Greenhouse Gas Emissions for WA Agriculture

Page last updated: Friday, 23 June 2023 - 9:10am

Please note: This content may be out of date and is currently under review.

Each year the Federal Government estimates the Greenhouse Gas (GHG) emissions and reports by sector via the National GHG Inventory. A summary of emissions for agriculture by sector is presented for Western Australia showing relative emissions by type: enteric fermentation, waste, agricultural soils, burning of residues, urea use and lime application.

Australia’s National Greenhouse Accounts are made up of a series of comprehensive reports and databases that estimate and account for Australia’s greenhouse gas emissions. The National Inventory Report fulfils Australia’s inventory reporting requirements under the United Nations Framework Convention on Climate Change (UNFCCC) and its Kyoto Protocol.

The National Inventory Report contains national greenhouse gas emission estimates from 1990 to the current year of reporting.

The Global Warming Potential for each GHG is used and is regularly updated.  The current values are (2020) are:

  • 1 tonne of carbon dioxide (CO2)  =  1 tonne of CO2 equivilent (e-)
  • 1 tonne of Methane (CH4)  =  28 tonnes ofCO2 e-
  • 1 tonne of Nitrous Oxide (N20)  =  265 tonnes of CO2 e-

Western Australia's Agricultural Emissions (2019)

WA agricultural emissions 2019
Agriculture emissions excludes transport and energy emissions as these are captured in energy sector reporting.

Sectors reported in National Inventory (2019) and WA proportions

  1. Energy (92%)
  2. Industrial Processes (5%)
  3. Agriculture (11%)
  4. Land Use, Land-Use Change and Forestry (-9%)
  5. Waste (2%)

Western Australia's emissions from agriculture over time

WA's GHG emisions have decreased steadily since 1990, mainly due to a decrease in livestock numbers.  Livestock contribute the largest portion of emissions through enteric fermentation, that is methane produced by the rumen and released via respiration (belching). Agricultural soils are the next biggest contributor via the release of nitrous oxide (N02).

Livestock and crop emissions since 1990

Source: the National GHG Inventory for emissions, DPIRD, ABS for production. Analysis by DPIRD.

Western Australia's Livestock Emissions (2019)

WA livestock emissions 2019

Source: the National GHG Inventory for emissions, DPIRD, ABS for production. Analysis by DPIRD.

The GHG emissions are shown against the relative size of the WA beef herd and sheep flock. The lime green line shows the relative value of the industry over the same time period.

Western Australia's Cropping Emissions (2019)

WA crop emissions 2019
Agriculture emissions exclude transport and energy emissions as these are captured in energy sector reporting

Source: the National GHG Inventory for emissions, DPIRD, ABS for production. Analysis by DPIRD.

The GHG emissions for sectors that influence the emissions for cropping in WA include agricultural soils under horticulture. The emissions are shown alongside the total yield (tonnes per hectare of grain) for the state over the same period.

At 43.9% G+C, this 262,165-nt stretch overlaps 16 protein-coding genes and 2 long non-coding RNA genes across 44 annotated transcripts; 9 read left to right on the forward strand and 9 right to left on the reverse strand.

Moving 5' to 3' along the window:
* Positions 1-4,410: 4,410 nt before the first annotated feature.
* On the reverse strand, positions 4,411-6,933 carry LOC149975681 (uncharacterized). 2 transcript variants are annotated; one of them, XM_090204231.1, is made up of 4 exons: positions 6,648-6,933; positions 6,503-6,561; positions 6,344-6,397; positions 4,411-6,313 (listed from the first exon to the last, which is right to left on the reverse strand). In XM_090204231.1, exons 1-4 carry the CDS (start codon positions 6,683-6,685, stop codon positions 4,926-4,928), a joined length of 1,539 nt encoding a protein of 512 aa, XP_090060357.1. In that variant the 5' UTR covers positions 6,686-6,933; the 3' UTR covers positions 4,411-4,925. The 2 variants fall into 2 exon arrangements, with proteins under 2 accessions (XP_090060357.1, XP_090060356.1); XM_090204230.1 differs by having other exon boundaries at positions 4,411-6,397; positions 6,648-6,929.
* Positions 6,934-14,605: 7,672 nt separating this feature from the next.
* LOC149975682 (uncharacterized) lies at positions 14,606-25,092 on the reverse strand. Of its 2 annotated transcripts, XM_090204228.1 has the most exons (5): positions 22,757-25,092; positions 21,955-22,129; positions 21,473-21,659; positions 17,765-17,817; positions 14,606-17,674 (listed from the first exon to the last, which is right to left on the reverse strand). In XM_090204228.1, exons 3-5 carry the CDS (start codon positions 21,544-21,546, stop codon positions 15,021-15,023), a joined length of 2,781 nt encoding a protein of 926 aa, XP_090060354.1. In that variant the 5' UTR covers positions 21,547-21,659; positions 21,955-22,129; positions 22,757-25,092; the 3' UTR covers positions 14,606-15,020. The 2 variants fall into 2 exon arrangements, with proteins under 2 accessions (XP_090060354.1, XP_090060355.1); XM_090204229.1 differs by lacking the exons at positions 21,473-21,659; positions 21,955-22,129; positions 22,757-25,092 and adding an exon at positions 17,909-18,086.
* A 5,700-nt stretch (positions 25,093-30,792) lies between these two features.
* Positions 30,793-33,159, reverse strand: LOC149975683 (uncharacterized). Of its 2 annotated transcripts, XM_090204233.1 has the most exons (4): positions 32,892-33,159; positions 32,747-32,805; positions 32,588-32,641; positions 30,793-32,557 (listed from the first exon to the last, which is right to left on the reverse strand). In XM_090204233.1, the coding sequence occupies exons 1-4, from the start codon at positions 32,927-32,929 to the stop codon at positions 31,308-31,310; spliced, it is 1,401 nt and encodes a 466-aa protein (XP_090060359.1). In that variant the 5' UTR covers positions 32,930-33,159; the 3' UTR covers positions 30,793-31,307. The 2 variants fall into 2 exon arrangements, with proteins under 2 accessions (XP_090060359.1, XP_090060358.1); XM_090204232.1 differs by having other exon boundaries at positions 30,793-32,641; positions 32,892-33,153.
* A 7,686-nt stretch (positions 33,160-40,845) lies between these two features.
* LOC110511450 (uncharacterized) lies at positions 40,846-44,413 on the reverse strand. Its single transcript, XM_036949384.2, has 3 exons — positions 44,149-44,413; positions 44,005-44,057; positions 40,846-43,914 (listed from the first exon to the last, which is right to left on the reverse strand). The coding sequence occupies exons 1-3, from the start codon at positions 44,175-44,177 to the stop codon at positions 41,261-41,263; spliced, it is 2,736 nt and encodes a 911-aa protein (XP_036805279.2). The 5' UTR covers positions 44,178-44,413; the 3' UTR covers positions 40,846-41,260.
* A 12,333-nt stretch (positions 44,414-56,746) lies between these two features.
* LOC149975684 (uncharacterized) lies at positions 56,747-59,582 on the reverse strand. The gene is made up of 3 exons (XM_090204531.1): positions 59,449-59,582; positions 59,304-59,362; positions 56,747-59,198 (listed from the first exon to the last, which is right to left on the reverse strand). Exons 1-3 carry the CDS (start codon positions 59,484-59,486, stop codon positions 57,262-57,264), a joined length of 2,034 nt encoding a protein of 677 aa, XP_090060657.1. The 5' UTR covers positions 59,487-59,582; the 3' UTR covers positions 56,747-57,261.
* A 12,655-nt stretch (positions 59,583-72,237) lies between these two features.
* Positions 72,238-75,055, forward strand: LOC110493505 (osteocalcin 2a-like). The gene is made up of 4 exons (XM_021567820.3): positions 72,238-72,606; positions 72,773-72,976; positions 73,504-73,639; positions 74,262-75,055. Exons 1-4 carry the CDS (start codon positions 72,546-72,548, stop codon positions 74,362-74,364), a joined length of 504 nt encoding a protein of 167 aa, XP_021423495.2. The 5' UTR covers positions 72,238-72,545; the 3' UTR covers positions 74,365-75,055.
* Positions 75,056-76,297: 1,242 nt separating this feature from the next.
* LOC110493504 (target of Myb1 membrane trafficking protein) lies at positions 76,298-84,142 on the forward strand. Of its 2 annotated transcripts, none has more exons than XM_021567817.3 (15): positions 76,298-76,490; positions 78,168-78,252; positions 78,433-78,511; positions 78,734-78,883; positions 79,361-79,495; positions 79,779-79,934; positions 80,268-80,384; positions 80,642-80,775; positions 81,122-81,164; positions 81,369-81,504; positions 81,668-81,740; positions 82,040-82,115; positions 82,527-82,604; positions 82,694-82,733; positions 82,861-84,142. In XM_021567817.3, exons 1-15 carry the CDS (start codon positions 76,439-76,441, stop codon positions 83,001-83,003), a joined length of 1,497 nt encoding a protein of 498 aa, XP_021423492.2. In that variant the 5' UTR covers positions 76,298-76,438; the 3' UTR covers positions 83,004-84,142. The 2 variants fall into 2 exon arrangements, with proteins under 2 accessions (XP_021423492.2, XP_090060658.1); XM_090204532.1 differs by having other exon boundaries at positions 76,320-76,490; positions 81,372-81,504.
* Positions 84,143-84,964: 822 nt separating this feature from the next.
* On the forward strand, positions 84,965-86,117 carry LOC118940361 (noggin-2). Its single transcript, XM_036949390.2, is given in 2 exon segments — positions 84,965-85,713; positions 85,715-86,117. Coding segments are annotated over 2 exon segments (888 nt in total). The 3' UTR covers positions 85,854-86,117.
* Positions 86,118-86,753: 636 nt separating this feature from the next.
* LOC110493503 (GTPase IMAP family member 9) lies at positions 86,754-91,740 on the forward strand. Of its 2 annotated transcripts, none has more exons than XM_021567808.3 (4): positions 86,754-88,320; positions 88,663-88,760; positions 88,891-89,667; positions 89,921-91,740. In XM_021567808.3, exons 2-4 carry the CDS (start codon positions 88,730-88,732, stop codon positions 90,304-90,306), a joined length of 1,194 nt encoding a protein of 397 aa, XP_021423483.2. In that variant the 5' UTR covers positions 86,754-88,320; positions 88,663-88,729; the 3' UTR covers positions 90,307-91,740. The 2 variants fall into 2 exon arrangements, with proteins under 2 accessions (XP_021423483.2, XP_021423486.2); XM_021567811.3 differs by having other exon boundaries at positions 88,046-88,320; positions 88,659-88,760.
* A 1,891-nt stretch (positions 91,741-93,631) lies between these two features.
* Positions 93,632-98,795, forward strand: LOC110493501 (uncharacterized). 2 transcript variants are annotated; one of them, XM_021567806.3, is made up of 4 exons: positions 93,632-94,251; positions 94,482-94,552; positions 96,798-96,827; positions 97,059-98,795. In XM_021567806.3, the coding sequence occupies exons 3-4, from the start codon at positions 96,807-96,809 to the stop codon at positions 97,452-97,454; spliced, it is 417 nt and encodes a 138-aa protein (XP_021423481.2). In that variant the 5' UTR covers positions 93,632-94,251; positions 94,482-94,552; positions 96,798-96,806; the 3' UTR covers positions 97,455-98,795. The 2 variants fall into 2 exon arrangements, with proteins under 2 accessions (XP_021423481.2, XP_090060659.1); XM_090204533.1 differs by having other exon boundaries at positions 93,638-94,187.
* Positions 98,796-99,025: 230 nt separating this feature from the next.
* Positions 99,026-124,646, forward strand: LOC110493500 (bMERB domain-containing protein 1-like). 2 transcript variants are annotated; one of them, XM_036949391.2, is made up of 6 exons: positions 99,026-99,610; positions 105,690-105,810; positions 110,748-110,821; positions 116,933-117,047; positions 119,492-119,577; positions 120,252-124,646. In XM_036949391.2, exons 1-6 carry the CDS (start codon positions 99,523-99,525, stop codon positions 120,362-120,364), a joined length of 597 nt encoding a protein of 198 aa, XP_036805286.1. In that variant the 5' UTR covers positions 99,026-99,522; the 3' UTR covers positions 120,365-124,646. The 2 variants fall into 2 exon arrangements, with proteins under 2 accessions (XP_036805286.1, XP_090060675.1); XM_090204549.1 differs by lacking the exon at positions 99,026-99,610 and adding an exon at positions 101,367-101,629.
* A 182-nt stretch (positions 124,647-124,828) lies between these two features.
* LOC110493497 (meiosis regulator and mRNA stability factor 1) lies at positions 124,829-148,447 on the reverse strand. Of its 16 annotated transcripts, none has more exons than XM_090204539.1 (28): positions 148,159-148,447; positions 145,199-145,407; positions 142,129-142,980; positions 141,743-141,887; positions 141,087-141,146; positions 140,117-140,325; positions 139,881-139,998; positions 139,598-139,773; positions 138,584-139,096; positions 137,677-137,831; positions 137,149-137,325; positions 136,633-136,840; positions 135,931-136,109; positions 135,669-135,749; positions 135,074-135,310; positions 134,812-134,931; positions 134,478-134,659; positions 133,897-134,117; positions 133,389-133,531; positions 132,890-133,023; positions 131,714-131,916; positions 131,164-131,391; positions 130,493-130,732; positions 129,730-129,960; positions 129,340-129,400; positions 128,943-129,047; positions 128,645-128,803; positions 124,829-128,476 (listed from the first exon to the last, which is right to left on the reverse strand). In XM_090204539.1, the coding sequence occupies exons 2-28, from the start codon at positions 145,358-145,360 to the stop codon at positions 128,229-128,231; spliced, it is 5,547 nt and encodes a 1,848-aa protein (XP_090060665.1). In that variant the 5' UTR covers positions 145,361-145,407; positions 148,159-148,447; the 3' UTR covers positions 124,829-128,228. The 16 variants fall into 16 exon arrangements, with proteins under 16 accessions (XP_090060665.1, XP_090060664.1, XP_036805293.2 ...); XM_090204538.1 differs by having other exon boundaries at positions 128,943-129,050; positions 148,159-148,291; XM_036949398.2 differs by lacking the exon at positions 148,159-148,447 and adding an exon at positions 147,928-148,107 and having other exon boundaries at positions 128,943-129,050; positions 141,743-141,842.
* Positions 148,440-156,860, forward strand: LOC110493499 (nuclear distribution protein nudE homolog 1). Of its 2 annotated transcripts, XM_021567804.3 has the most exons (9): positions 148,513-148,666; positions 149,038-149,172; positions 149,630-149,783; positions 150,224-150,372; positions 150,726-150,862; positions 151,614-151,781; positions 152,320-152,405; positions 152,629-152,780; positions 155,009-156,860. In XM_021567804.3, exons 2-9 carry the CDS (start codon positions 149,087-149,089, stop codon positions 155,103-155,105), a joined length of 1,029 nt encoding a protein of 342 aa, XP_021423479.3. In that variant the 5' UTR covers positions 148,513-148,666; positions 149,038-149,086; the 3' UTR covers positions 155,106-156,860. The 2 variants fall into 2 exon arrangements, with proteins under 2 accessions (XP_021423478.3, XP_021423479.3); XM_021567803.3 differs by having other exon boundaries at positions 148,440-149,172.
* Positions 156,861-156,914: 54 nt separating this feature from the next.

Enteric fermentation

Enteric fermentation is a natural part of the digestive process in ruminant animals such as cattle, sheep, goats, and buffalo. Microbes in the rumen decompose and ferment food, producing methane as a by-product. Calculated by the number of animals x class x feed intake x factor for methane.

Manure management

Manure acts as an emission source for both methane and nitrous oxide, and the quantity emitted is linked to environmental conditions, type of management and composition of the manure. Organic matter and nitrogen content are the main things influencing emission of methane and nitrous oxide, respectively.

Calculated by the number of animals x feed intake x factor for methane. NO2 for pasture grazing is added in agricultural soils.

Agricultural soils

Direct and indirect emissions of nitrous oxide from soils arise from microbial and chemical transformations that produce and consume nitrous oxide in the soil. The transformations involve inorganic nitrogen mainly ammonium, nitrite and nitrate. Nitrogen compounds can be added to the soil through:

  • the application of inorganic nitrogen fertilisers
  • the application of animal wastes to pastures
  • the application of crop residues
  • mineralisation due to loss of soil carbon and cultivation of organic soils
  • atmospheric nitrogen deposition
  • leaching of N from soils and surface runoff, and subsequent denitrification in rivers and estuaries (Areas with evapotranspiration ratios less than 0.8 or more than 1 are deemed areas where leaching and runoff occurs).

Field burning of residues

The burning of residual crop material releases CH4, N2O, CO, NOx and NMVOCs into the atmosphere. CO2 is not included in the calculations as is assumed that an equivalent amount of CO2 was removed by the growing crop.


Adding carbonates to soils in the form of lime (eg. calcic limestone (CaCO3 ) or dolomite (CaMg(CO3 )2 )) results in CO2 emissions, as the carbonate reacts with acids in the soil to produce bicarbonate and eventually leading to the production of CO2 and water.

Urea application

Adding urea to soils for fertilisation leads to a loss of the CO2 that was fixed during the manufacturing process. Similar to the reaction following the addition of lime, the bicarbonate that is formed evolves into CO2 and water.